Hi, I'm Kirby Allison, founder of The Hanger Project. This video is the ultimate shoe shine brush overview. I'm going to talk about all the brushes that we carry here at The Hanger Project, their differences, how to use them, and most importantly how to select the right shoe shine brush to take care of your shoes. If you have any questions during this video please ask them in the comments section below. And if you haven't taken a moment to subscribe to our YouTube channel please do that now by clicking the red button. You'll get notifications of all of our great videos here at The Hanger Project on garment care, shoe care, and then my travels kind of throughout the world and meeting with different artisans in kind of this industry.
So here at The Hanger Project we carry a ton of different shoeshine brushes, and so at times it can be a little overwhelming of how to select the right shoe shine brush for you. And so one of the purposes of this video is to really simplify all of the brushes we carry. And so at its highest level there's really two different types of shoe shine brushes. One is a primary brush you're going to use to shine your shoes. After you've applied the polish you're going to use this brush to buff off the polish and produce that nice soft shine. The second type of brush which is a little bit less common, is a finishing brush. So this is a yak hair brush or a goat hair finishing brush that is completely discretionary. And this is really more of just something to use to either finish off your shoes to provide that last shine or to just buff your shoes at the beginning or the end of the day.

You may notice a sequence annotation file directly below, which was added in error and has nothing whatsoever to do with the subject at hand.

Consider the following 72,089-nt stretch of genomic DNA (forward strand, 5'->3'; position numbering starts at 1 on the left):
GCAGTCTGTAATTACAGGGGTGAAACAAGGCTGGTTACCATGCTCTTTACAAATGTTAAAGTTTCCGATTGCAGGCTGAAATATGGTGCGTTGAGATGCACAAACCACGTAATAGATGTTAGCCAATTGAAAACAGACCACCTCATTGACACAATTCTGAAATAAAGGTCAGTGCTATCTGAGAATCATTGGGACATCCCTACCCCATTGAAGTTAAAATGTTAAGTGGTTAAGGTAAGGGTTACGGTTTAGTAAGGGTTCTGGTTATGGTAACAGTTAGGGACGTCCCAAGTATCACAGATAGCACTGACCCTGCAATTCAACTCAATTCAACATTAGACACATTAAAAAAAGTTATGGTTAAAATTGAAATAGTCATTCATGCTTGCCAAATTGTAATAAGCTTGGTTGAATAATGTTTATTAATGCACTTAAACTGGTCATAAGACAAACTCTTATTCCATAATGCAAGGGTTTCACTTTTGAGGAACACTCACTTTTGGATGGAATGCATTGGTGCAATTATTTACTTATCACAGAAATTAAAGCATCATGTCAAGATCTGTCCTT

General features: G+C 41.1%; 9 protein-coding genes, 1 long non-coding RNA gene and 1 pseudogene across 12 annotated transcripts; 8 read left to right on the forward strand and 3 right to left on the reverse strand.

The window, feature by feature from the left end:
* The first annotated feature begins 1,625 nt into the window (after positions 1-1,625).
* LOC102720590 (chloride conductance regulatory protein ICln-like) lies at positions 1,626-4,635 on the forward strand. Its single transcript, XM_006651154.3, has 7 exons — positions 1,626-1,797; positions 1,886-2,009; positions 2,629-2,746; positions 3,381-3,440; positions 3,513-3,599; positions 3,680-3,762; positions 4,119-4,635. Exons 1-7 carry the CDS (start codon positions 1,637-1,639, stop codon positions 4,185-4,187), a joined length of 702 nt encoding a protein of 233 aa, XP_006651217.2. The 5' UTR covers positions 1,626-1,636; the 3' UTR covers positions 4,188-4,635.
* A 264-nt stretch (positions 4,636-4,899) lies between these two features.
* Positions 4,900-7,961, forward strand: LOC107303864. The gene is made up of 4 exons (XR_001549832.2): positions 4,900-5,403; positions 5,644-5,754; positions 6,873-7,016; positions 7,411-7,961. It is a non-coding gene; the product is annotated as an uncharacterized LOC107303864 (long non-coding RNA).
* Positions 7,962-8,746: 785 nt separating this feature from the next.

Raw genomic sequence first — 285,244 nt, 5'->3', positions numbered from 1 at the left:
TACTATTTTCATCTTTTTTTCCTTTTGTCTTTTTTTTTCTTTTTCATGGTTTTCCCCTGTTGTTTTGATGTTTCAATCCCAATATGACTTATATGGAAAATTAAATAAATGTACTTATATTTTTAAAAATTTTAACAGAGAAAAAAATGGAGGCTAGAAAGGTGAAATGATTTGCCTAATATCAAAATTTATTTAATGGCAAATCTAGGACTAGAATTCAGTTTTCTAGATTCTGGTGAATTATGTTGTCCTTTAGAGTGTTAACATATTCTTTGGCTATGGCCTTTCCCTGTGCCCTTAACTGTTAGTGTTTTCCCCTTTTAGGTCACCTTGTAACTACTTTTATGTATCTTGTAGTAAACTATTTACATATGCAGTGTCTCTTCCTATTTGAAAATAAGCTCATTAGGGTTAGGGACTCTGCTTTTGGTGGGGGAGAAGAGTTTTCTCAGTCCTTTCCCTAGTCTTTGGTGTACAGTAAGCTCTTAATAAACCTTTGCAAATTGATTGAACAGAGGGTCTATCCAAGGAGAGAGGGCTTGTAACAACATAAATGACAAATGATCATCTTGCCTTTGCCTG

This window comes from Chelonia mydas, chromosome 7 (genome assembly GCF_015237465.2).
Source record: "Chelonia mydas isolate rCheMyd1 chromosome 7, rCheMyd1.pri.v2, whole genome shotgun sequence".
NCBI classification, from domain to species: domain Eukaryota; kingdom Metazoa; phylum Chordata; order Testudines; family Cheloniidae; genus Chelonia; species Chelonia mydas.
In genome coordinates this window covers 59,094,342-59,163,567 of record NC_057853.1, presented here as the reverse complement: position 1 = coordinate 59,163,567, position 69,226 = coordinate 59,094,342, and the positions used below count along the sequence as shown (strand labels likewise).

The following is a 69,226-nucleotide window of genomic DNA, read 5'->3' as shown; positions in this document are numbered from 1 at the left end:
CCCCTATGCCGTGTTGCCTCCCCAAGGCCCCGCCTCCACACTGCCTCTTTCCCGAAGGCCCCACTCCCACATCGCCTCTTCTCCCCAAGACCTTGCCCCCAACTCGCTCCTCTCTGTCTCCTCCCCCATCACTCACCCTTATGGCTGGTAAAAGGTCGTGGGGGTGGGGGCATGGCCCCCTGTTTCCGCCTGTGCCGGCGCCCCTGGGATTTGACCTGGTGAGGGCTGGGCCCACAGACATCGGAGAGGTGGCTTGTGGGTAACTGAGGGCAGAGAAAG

Every shoeshine kit needs a horsehair shoeshine brush. This is going to be the brush you're using 90 percent of the time and is really the most important brush you can have. If you only have one brush, it's going to be a horsehair brush. We've got two sizes here at The Hanger Project, the larger shoemaker dimension, which is just a larger handle with a longer bristle, or a smaller kind of medium horsehair brush that we have. So again, still the same level of bristle density, but a smaller handle and a smaller cut length on the bristle. Some people prefer a smaller brush because it fits in their hand easier or some people prefer a larger brush because they feel like they're less likely you know whenever they're polishing their shoes to kind of miss and then jam the brush into the leather itself. You know personally, I use the larger shoemaker brush because again, I really enjoy and kind of appreciate that larger dimension, it's got a longer bristle which is softer, and I just feel like you get a better buff with a larger brush than you do with a shorter one.
Second is a pig bristle brush. So this isn't going to be what you use to buff that shine. It's really more to kind of get that polish off of the shoe. Absolutely if you have a pebble grain shoe that's prone to kind of accumulating a polish, this pig bristle brush is going to do a better job actually getting into that grain to remove it. And then secondly, if you've got a shoe with like a lot of texture or a lot of broguing, again the pig bristle brush is just going to do that much better of a job kind of getting in to the leather and removing any type of accumulated polish.
And then lastly is whether or not you need any type of finishing brushes. So there's two finishing brushes that we offer here at The Hanger Project. The first one is the goat hair brush. This has a really soft bristle. Now the purpose of the goat hair brush is really for just dusting your shoes at the end of the day. It's a really soft bristle and it's not going to ruin your mirror shine or really kind of change any of the shine texture. And then we have our yak hair brush. So the yak hair brush is easily, I like to say, the most rare shoeshine brush in the world. The Hanger Project is one of just few companies in the world that is even able to source these brushes. So what you get with the yak hair is an incredibly soft yet dense bristle that is just totally unique in the world. To make these brushes even more unique and rare, they can only be made by hand. So all of these bristles have to be hand pinned and you can tell that because the handle is split. So that it can be opened up and then someone literally is pinning all these bristles by hand with metal twine. Now a yak hair again, is a finishing brush, and so it's just for that last kind of final shine.